In fact, those with a BMI over 30 are five times more likely to suffer from these kinds of mobility issues than those with a lower value.

Demographically, the highest incidence of plantar fasciitis tends to occurs in middle-aged, clinically obese women but is also very common in in young male athletes. Pre-existing conditions, such as spondylarthropathy will also place one at greater risk of developing plantar fasciitis, as will a family history of similar issues.

Age is another risk factor. The prevalence of plantar fasciitis tends to peak between the ages of 45 and 64, but as a general rule, the older you are, the higher your the risk becomes for developing the condition.


Start your training today

If you suffer from inflammation of the arch tendon/heel spurs, there is no need to wait before beginning your recovery process. Try Injurymap's rehabilitation program for inflammation of the arch tendon/heel spurs. It offers you a complete treatment that you can start today.


Interesting facts about plantar fasciitis
  • Plantar fasciitis is Latin and means ‘inflammation of the arch tendon.’

  • The most common symptom related to plantar fasciitis is pain under the foot. The pain is often located on the underside of the heel. Sometimes the pain will radiate outwards from the heel area towards the toes.

  • The pain will typically be at its worst first thing in the morning after getting out of bed or when walking or standing up after a period of inactivity (such as sitting down).

  • Around 10% of the general population will suffer from plantar fasciitis at some point during their lifetime.

  • Around two million cases of plantar fasciitis are reported every year. Of these, approximately 10% of all cases spend the majority of their working day standing up.

  • Plantar fasciitis is most prevalent in those aged between 45 and 64.

  • The condition is also very common amongst athletes and sportsmen. Around 50% of all running injuries are usually attributable to pre-existing cases of plantar fasciitis.

  • Excessive pronation (the side-to-side rocking or movement of the foot) is one of the leading causes of plantar fasciitis – it is present in 81-86% of all patients diagnosed with this condition.

  • ‘Heel spurs’ is a common condition associated with plantar fasciitis. These ‘spurs’ refer to small bony protrusions or bumps that form on the underside of the heel bone which sometimes show up on X-rays in patients suffering from foot and heel pain.

  • However, medical studies rule out a connection between heel spurs and the pain people typically feel in their heels and feet. The pain is actually the result of a sprained or inflamed arch tendon, and so plantar fasciitis is therefore a more precise name for the condition.

Examples of good exercises against Plantar fasciitis:

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Stand with your toes on a coiled cloth placed on top of a thick book. Lift yourself up on your toes with both legs. Move your weight to one of your legs and slowly lower your heel back down. If you have a hard time keeping your balance, you can place your hand on a chair for support but be careful not to use the chair too much. Perform 3 sets of 10 repetitions with each leg.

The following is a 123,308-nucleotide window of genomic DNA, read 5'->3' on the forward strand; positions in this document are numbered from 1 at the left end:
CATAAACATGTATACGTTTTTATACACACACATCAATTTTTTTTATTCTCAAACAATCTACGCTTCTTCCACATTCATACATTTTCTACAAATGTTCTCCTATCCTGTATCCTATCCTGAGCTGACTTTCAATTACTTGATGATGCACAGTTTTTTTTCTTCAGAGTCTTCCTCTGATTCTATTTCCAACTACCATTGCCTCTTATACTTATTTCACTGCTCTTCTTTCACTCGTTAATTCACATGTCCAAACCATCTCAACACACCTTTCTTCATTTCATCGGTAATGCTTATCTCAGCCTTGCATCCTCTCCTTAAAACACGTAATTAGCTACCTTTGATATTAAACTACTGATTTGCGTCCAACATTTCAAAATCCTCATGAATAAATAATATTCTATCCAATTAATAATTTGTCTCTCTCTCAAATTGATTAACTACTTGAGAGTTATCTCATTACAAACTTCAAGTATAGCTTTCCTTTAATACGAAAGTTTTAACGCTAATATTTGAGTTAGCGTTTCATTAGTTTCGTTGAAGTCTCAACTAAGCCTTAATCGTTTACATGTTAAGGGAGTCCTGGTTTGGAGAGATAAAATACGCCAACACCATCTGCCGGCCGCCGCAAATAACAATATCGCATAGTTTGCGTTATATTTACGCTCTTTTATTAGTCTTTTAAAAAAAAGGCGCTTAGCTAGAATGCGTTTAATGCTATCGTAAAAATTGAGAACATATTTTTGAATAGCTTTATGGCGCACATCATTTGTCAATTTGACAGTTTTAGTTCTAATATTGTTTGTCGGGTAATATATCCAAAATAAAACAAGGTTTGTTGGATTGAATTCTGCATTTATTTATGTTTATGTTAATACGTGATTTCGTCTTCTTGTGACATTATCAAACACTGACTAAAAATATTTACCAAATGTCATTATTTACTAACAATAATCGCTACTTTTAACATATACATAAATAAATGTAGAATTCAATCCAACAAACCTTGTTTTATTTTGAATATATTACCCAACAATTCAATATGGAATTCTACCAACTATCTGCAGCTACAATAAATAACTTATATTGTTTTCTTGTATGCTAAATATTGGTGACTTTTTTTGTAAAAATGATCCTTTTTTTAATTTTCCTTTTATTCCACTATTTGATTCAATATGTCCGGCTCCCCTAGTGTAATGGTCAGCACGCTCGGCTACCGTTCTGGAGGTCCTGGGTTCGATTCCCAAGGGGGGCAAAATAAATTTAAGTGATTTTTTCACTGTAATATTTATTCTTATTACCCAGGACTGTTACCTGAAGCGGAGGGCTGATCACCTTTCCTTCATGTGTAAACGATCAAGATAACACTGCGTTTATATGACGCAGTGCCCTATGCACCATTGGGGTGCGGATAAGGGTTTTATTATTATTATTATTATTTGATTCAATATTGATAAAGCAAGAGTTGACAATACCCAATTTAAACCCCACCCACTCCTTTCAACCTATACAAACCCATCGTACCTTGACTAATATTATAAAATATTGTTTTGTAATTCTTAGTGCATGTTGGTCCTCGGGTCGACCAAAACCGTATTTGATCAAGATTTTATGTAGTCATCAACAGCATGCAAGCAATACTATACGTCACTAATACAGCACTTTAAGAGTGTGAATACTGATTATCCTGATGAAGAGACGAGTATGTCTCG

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Heel lift on a thick book with towel I

10 reps x 3 sets

  • Stand with your toes on a coiled cloth placed on top of a thick book.
  • Lift yourself up on your toes with both legs.
  • Move your weight to one of your legs and slowly lower your heel back down.
  • If you have a hard time keeping your balance, you can place your hand on a chair for support but be careful not to use the chair too much.
  • Perform 3 sets of 10 repetitions with each leg.

Your browser doesn't support HTML5 video.

Stand up. Lift yourself up on your toes with both legs. Move your weight to one of your legs and slowly lower your heel back down. Perform 3 sets of 10 repetitions.

Your browser doesn't support HTML5 video.

Heel lift on a flat surface I

10 reps x 3 sets

  • Stand up.
  • Lift yourself up on your toes with both legs.
  • Move your weight to one of your legs and slowly lower your heel back down.
  • Perform 3 sets of 10 repetitions.

Your browser doesn't support HTML5 video.

Stand up with an exercise band around both legs at the ankle. Put all your weight on one leg and make sure to keep your hip, knees and toes pointing in the same direction. Lift the other leg, let your toes point forward and slightly inwards towards the other leg, so that your heel is pointing outwards. With your heel pointing outwards, move your leg backwards and out. Keep your body steady by tightening your abdominal muscles. Gather your legs slowly, change leg and perform the same exercise to the other side. Perform 3 sets of 10 repetitions with each leg.

Your browser doesn't support HTML5 video.

Glute exercise for pelvic balance

10 reps x 3 sets

  • Stand up with an exercise band around both legs at the ankle.
  • Put all your weight on one leg and make sure to keep your hip, knees and toes pointing in the same direction.
  • Lift the other leg, let your toes point forward and slightly inwards towards the other leg, so that your heel is pointing outwards.
  • With your heel pointing outwards, move your leg backwards and out.
  • Keep your body steady by tightening your abdominal muscles.
  • Gather your legs slowly, change leg and perform the same exercise to the other side.
  • Perform 3 sets of 10 repetitions with each leg.

Injurymap divides your rehabilitation plan into 3 phases

Phase 1

2018-05-16

The exercises in phase 1 will pay special attention to your arch tendon injury. It is important...
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Phase 2

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The exercises in phase 2 will help you strengthen your balance and stability around your ankle....
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Phase 3

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The exercises in phase 3 will help you get back to normal bodily function by training your arch...
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Info about rehabilitation and pain

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Why it hurts